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English Bill
Civil War Encyclopedia >> Politics
February 2, 1858 President Buchanan reiterates his support of the Lecompton Constitution to the Senate, which accepts the document 32-25 over the objections of Stephen Douglas Kansas
  James Buchanan
  Lecompton Constitution
  Stephen A. Douglas
March 23, 1858 Rather than rubber-stamp James Buchanan's desire to pass the Lecompton Constitution, the U. S. House votes to require resubmission after a vote.
April 23, 1858 In an attempt to force the acceptance of the Lecompton Constitution, a joint committee of Congress drafts the English Bill. Kansas
  Alexander Stephens
  William Seward
  Lecompton Constitution
April 30, 1858 The English Bill passes both houses of Congress
May 4, 1858 James Buchanan signs the English Bill
  Kansas becomes a state
  James Buchanan
August 2, 1858 In a straight up or down vote required by the U. S. Congress for admission, the Lecomption Constitution as modified by the English Bill is overwhelmingly defeated. It is so bad that both pro-slave and freestate factions vote against it. The state must approve a different constitution. Kansas
  Lecompton Constitution
  Kansas becomes a state


English Bill

The English Bill, named for Indiana Senator William English who chaired the joint committee that wrote the bill, represented the last ditch effort by Democrats to get Kansas in the United States under the pro-slavery Lecompton Constitution. Among the notables who sat on the committee were Alexander Stephens, William Seward, and RMT Hunter.

To get admitted, Kansas would have to reduce its demand for 23.5 million acres of grant land (in the Lecompton Constitution) to a more normal 4 million acres. In exchange, the U. S. Government would lift the 90,000 person requirement for constitutional representation. The land grants that would not be guarrenteed if Kansas waited to approve a later constitution.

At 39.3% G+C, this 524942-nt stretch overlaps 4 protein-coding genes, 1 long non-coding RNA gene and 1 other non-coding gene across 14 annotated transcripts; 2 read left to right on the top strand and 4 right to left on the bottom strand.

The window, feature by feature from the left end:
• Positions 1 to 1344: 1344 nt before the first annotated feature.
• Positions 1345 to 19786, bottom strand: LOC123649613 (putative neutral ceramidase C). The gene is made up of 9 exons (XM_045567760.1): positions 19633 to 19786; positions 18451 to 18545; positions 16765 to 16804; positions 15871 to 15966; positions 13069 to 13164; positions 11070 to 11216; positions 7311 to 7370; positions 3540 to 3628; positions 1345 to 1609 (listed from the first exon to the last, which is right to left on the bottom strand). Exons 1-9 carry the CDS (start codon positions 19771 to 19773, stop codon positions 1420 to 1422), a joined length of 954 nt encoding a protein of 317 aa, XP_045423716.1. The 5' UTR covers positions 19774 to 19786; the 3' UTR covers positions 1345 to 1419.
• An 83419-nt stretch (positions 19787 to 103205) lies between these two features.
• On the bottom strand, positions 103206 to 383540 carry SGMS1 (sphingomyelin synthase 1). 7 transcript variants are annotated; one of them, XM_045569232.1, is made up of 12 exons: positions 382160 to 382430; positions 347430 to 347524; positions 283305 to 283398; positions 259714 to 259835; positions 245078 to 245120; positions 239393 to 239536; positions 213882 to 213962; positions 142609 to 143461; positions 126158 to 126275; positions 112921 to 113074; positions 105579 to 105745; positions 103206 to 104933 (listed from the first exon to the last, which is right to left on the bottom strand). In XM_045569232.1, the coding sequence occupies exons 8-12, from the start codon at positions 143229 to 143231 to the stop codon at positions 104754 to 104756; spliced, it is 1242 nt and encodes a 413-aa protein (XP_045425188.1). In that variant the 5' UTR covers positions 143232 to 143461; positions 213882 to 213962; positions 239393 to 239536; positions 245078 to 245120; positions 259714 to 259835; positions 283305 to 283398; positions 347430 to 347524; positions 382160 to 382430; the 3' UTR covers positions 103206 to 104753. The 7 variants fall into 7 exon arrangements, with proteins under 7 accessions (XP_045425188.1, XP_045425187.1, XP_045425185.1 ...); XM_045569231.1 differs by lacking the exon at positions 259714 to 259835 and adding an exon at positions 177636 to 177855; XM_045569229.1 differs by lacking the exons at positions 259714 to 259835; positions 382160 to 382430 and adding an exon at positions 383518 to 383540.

Democrats thought they had come up with a solution to the simmering issues Lecompton had raised. Stephen A. Douglas and James Buchanan had split over Lecompton, and the resulting mess in Washington had become ugly. This resubmitted Lecompton making the issue acreage and not slavery. The bill breezed through the Senate even without Douglas' support, but it had a tougher time in the House.

At the time the bill was viewed in a derogatory manner by both pro-slavery and pro-abolition factions in Kansas, making it one of the few things they agreed on. The Lecompton Constitution, as resubmitted by the English Bill was defeated.

Later Congressional investigations found the process was rigged by the Buchanan Administration and accused members of Congress of taking bribes to pass the bill.



Links appearing on this page:

Alexander Stephens
James Buchanan
Kansas
Stephen A. Douglas
William Seward

Civil War Encyclopedia >> Politics

English Bill was last changed on - December 2, 2006
English Bill was added on - November 26, 2006




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